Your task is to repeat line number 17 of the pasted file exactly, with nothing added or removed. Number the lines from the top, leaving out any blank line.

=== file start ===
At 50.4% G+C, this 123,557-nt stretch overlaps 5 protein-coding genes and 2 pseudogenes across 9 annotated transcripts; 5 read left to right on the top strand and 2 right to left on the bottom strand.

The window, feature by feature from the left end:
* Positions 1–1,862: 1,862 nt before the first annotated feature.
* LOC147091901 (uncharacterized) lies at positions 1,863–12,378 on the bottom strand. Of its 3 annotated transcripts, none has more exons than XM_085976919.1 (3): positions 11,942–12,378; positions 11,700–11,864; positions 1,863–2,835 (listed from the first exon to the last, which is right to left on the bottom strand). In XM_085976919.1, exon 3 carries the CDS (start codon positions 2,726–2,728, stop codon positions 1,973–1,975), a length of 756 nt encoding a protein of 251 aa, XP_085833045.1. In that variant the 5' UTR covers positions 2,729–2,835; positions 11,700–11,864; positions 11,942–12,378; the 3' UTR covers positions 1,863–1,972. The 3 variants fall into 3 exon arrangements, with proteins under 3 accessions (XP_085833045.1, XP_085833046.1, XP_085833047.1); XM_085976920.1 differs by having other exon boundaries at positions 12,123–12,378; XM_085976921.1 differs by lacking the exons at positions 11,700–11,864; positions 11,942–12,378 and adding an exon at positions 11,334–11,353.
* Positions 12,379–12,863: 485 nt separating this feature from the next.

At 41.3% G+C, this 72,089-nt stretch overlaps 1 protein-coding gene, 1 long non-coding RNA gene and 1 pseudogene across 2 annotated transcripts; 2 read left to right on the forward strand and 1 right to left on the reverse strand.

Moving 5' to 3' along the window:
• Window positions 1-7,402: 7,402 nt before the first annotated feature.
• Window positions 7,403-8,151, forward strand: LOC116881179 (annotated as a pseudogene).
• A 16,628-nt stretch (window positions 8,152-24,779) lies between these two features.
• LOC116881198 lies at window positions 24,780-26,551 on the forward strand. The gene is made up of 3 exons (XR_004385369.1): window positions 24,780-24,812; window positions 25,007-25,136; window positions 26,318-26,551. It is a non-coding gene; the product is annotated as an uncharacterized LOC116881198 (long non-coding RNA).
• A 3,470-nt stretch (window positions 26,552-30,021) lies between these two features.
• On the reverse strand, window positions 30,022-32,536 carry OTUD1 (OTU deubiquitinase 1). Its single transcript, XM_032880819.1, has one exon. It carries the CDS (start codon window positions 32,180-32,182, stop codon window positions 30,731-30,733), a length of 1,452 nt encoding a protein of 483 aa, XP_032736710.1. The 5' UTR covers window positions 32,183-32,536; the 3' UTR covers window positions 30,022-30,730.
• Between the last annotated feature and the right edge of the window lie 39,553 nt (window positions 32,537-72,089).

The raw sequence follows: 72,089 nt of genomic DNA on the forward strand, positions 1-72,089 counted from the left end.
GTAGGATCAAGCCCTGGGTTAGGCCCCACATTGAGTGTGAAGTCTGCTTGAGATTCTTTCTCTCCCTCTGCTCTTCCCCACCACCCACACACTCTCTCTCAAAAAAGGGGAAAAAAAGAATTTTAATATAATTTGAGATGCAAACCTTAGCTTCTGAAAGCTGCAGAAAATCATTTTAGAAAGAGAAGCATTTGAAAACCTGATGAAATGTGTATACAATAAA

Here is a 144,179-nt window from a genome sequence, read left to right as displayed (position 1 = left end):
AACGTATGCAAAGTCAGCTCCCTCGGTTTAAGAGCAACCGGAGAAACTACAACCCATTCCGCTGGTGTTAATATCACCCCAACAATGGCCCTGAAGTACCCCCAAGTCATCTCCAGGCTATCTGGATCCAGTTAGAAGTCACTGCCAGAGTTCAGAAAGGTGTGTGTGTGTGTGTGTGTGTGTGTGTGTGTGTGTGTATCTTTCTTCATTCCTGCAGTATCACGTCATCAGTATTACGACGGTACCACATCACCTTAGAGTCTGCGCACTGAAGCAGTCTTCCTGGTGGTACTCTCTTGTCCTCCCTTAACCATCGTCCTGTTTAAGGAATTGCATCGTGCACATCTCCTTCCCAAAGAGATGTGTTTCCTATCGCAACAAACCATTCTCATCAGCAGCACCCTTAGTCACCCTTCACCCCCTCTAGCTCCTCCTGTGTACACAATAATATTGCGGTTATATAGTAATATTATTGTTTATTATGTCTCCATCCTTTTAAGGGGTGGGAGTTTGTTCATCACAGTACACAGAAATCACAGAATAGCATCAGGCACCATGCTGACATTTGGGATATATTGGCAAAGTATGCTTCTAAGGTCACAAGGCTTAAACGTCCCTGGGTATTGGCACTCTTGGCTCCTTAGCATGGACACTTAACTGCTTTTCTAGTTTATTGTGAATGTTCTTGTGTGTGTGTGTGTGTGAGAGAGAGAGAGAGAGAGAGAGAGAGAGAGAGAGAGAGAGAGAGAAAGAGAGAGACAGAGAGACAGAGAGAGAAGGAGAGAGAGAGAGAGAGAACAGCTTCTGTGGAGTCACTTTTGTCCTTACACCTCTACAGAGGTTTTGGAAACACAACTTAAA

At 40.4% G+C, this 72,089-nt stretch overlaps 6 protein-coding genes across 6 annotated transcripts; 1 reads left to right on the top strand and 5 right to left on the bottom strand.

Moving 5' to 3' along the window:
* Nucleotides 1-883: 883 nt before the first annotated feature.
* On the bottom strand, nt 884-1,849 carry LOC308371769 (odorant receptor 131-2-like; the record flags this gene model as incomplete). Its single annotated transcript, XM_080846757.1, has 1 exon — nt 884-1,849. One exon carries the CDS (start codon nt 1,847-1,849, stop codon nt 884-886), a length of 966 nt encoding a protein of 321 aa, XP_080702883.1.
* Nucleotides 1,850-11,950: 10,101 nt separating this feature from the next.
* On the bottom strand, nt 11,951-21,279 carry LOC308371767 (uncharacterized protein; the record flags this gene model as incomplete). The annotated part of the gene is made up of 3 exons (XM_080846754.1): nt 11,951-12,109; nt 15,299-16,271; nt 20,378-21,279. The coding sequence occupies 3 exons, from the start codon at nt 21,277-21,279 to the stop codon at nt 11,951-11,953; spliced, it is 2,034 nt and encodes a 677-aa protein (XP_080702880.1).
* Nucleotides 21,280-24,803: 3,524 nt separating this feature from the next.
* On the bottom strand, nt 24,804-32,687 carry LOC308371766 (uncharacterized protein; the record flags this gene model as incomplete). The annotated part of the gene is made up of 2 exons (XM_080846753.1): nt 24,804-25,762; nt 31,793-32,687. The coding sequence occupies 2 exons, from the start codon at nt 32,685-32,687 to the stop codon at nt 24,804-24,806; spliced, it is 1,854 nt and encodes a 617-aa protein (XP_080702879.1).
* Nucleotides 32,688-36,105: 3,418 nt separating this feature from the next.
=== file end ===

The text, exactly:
Here is a 144,179-nt window from a genome sequence, read left to right as displayed (position 1 = left end):